Each month, 60,000 Iraqis are forced to leave their homes due to continuing violence, according to a Sept. 2007 report by the U.N. Refugee Agency (UNHCR). Since 2003, when the U.S. occupation of Iraq began, 2.2 million Iraqis have been internally displaced, 1.4 million have escaped to Syria, and another million are dispersed throughout Jordan, Iran, Egypt, Lebanon, and Turkey, the report states.
However, Iraqis are encountering difficulties obtaining legal work, health services, and access to education. They are also overwhelming the basic infrastructures of the host countries, causing poverty levels to rise. Syria, which ended its “open-door” policy to Iraqis in October because of the economic strain, asked the UNHCR for financial assistance at the international donors’ conference in April. Although the UNHCR granted $152 million for Iraqi refugee assistance in 2007, this only amounted to about $30 per person.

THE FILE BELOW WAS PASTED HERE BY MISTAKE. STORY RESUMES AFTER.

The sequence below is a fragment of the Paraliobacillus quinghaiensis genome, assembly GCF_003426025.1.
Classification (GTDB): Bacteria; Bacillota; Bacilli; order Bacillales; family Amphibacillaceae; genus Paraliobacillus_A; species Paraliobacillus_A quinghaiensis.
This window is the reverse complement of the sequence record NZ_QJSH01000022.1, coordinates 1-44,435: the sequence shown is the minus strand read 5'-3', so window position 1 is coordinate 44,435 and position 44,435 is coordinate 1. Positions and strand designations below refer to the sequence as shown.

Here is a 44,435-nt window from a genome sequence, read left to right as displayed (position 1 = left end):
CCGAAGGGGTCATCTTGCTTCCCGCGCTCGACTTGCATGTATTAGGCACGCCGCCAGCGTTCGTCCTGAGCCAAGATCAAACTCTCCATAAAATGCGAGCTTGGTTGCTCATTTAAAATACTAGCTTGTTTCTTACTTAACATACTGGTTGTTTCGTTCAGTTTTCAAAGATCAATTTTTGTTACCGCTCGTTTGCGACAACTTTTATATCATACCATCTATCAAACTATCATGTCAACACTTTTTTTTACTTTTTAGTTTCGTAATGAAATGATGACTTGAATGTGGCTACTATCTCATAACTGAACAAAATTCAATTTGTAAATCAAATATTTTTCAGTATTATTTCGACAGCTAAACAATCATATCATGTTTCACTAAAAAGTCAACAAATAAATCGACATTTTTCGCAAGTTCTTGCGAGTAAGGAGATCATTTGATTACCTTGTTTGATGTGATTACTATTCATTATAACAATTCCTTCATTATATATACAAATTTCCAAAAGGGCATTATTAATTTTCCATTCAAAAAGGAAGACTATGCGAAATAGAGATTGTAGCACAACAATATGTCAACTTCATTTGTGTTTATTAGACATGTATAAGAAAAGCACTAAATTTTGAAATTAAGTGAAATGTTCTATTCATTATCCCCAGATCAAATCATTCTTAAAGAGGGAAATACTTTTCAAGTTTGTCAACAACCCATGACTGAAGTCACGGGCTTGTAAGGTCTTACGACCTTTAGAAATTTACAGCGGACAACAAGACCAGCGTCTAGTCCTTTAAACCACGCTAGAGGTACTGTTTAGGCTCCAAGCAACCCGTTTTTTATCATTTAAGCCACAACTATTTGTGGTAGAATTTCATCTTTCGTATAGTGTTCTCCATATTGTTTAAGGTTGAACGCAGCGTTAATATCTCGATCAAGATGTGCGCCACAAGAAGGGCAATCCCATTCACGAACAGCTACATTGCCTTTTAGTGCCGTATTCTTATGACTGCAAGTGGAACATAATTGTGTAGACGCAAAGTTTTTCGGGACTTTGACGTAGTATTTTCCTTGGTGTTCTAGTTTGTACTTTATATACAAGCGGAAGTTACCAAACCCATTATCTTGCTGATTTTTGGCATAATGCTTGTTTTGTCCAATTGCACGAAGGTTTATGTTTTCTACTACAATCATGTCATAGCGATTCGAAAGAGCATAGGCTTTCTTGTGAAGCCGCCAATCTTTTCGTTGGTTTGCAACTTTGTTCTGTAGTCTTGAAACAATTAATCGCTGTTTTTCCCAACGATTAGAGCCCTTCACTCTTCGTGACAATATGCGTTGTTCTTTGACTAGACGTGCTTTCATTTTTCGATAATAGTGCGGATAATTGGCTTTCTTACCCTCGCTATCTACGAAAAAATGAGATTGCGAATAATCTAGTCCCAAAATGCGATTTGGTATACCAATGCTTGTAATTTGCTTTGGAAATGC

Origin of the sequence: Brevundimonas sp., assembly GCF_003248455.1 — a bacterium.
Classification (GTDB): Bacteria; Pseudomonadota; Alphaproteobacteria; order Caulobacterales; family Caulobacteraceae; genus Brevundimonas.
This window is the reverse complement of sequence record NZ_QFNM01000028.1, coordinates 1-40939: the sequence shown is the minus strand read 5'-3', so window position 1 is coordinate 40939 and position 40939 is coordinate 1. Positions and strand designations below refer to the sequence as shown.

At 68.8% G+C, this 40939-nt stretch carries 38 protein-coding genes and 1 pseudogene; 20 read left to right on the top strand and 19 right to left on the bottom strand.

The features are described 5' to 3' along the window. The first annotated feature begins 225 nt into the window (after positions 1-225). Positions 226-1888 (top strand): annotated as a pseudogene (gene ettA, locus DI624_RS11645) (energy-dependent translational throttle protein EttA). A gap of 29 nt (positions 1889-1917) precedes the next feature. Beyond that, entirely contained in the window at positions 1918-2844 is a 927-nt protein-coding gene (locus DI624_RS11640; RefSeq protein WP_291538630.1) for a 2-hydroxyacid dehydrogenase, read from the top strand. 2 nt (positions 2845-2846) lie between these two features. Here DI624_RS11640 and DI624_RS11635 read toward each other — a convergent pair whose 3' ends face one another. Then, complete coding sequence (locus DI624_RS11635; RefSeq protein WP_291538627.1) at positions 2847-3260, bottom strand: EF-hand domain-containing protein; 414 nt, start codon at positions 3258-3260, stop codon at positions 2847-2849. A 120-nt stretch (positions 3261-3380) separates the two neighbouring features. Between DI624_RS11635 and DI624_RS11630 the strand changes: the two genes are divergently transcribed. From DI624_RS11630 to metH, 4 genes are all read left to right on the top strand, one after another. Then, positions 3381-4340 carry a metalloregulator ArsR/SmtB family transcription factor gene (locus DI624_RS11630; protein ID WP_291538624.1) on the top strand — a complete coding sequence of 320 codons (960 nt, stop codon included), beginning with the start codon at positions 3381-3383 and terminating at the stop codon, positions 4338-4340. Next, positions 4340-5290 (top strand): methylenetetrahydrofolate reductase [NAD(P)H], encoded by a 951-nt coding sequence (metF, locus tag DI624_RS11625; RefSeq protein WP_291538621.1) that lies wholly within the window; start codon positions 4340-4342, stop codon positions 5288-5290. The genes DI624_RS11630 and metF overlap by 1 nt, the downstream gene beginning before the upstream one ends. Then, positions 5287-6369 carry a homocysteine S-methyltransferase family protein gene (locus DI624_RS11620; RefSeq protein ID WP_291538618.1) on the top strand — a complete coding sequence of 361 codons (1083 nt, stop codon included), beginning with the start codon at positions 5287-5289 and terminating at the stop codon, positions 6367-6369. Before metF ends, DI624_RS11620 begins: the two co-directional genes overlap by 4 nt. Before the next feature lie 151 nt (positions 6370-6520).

“U.N. agencies have offered support, and they are asking donor countries to do more,” Maher Al-Husami, a Syrian minister of health, told the al-Jazeera television network. U.S. Rep. Eleanor Holmes Norton (D.C.) claims the U.S. needs to do more to resettle the 12,000 Iraqi refugees promised during the 2008 fiscal year. In a statement released after her January trip to the Middle East, Norton described the U.S. effort as “virtually non-operational, and considerably below that of our allies.”